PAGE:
Date Approved


Graduate Degree Type


Degree Name

Cell and Molecular Biology (M.S.)

Degree Program

Cell and Molecular Biology


During the Neolithic transition into the Early Bronze Age (EBA) in the North Pontic steppe region (NPR), people, cultures, and technologies were rapidly changing. Farming was on the decline and Indo-European languages were spreading through the region along with pastoralist way of life. In this study we used mitochondrial DNA (mtDNA) haplotyping to study the people living in the NPR during these times. Additionally, we used next-generation sequencing (NGS) technologies in attempts to develop novel methods to assess the degradation of ancient DNA (aDNA). We extracted ancient mtDNA from remains of 11 individuals belonging to late Neolithic and EBA populations of the NPR. Using single nucleotide polymorphisms (SNPs) as markers, we established mtDNA haplogroups of nine out of 11 individuals. Using our data, as well as mtDNA haplogroup frequencies from literature, we visualized genetic relationships among various Eurasian populations spanning the Mesolithic through EBA using principal component analysis (PCA). We then examined the changes in haplogroup frequencies through time using an FST analysis, comparing representatives of the Yamna (Pit Grave) and Catacomb groups, the main pastoralist EBA cultures of the NPR, and modern European populations. We found genetic evidence through mtDNA haplogroup frequencies and PCA linking the Catacomb people to hunter-gatherer populations from northern Europe and Russia. On the other hand, data on mtDNA haplogroup frequencies of individuals from the Yamna culture associated them with farming and pastoralist type populations from southwest and central Europe. An FST analysis of mtDNA haplogroup frequency distribution showed that the Yamna are most closely related to the Boyko group of ethnic Carpathian highlanders than to other modern European groups used in the study. The Catacomb people appeared genetically different from all other population groups in the FST analysis, including the Yamna group, challenging the current understanding of the relationship between the Yamna and Catacomb populations. Further statistical analysis using an exact test of population differentiation confirmed genetic differences in mtDNA haplogroup frequencies between Yamna and Catacomb. The exact test also revealed a lack of genetic differentiation between the Yamna and the modern Ukrainian population, as well as Lemko, another group of Carpathian highlanders. Data gathered from the NGS aspect of the study was not informative in its original design. Modifications to the methods and techniques outlined in our NGS assay could provide useful information in building a more comprehensive understanding of DNA damage through time.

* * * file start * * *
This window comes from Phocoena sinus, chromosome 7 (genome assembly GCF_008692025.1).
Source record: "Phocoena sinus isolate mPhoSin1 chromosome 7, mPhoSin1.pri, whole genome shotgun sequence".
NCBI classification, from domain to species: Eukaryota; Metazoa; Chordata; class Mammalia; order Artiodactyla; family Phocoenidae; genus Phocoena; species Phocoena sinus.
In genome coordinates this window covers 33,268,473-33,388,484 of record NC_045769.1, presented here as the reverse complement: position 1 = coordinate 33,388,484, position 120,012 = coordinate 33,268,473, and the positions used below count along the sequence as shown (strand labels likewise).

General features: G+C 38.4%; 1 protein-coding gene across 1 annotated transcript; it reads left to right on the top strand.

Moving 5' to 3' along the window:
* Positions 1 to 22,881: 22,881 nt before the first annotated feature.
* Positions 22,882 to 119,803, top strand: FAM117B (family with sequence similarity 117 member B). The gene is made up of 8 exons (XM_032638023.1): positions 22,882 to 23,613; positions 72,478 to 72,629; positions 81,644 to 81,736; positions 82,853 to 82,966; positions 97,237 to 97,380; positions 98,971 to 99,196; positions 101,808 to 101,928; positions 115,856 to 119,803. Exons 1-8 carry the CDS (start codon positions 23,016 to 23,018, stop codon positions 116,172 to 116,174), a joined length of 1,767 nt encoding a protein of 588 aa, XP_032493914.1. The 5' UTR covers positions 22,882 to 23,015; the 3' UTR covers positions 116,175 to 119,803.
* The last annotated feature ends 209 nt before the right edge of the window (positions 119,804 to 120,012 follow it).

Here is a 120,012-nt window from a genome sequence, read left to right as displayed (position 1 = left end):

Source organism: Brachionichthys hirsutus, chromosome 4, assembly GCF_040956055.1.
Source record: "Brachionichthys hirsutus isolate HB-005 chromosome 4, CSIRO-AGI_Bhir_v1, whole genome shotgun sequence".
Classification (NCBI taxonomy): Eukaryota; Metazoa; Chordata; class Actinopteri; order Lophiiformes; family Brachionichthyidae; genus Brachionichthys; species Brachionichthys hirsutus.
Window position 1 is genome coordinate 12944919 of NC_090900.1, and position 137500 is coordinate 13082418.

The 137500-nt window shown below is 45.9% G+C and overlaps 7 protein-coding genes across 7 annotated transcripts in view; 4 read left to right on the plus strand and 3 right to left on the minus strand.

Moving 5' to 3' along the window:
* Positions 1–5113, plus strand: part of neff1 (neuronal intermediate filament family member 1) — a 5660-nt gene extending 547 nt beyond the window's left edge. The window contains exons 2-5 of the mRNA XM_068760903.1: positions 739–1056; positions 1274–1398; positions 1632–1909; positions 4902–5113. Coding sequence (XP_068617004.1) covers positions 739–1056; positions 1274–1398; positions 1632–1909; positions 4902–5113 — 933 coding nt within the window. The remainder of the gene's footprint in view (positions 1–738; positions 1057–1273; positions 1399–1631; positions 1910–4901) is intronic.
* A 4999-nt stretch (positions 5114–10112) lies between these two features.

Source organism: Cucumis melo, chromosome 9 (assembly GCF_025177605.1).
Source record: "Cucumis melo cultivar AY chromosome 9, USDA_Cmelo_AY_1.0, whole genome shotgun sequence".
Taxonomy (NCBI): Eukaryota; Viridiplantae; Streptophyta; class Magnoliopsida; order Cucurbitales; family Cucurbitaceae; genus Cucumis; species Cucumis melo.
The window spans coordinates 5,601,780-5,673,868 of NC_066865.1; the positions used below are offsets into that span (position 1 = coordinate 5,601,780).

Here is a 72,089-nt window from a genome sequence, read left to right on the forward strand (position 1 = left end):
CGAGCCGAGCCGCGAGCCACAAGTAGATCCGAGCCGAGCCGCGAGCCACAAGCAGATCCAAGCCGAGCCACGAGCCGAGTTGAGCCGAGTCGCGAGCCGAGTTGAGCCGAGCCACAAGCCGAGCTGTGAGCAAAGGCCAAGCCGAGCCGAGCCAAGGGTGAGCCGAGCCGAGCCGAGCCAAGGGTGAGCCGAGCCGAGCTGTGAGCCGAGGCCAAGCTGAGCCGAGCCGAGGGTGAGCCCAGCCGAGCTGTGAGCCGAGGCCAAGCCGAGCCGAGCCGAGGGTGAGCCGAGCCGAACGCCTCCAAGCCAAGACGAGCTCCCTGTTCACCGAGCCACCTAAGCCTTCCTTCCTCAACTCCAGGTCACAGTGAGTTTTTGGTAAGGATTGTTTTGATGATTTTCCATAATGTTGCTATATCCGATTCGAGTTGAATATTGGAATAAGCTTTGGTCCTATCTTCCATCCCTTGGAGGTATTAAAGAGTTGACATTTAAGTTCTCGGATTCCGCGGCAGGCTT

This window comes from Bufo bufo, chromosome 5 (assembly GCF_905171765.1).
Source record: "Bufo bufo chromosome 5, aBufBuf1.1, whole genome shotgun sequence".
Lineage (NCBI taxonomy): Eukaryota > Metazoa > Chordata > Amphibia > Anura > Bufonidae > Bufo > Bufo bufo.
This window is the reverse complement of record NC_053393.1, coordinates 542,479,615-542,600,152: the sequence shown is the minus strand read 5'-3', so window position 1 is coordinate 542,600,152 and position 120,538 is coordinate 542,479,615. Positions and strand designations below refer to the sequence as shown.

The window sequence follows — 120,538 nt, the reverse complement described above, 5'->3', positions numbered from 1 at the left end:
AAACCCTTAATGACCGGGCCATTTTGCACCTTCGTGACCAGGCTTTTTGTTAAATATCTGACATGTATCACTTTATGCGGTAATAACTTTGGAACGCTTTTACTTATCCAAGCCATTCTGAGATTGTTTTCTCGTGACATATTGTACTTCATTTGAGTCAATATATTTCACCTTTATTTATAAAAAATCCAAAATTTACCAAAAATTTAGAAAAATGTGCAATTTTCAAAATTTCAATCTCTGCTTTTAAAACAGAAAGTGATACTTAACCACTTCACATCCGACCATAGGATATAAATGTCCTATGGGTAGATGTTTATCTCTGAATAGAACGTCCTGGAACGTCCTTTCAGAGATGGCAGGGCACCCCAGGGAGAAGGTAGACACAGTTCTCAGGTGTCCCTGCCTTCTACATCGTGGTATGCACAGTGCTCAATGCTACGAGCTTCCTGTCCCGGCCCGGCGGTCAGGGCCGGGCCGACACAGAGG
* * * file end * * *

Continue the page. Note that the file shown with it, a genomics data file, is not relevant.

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Biology Commons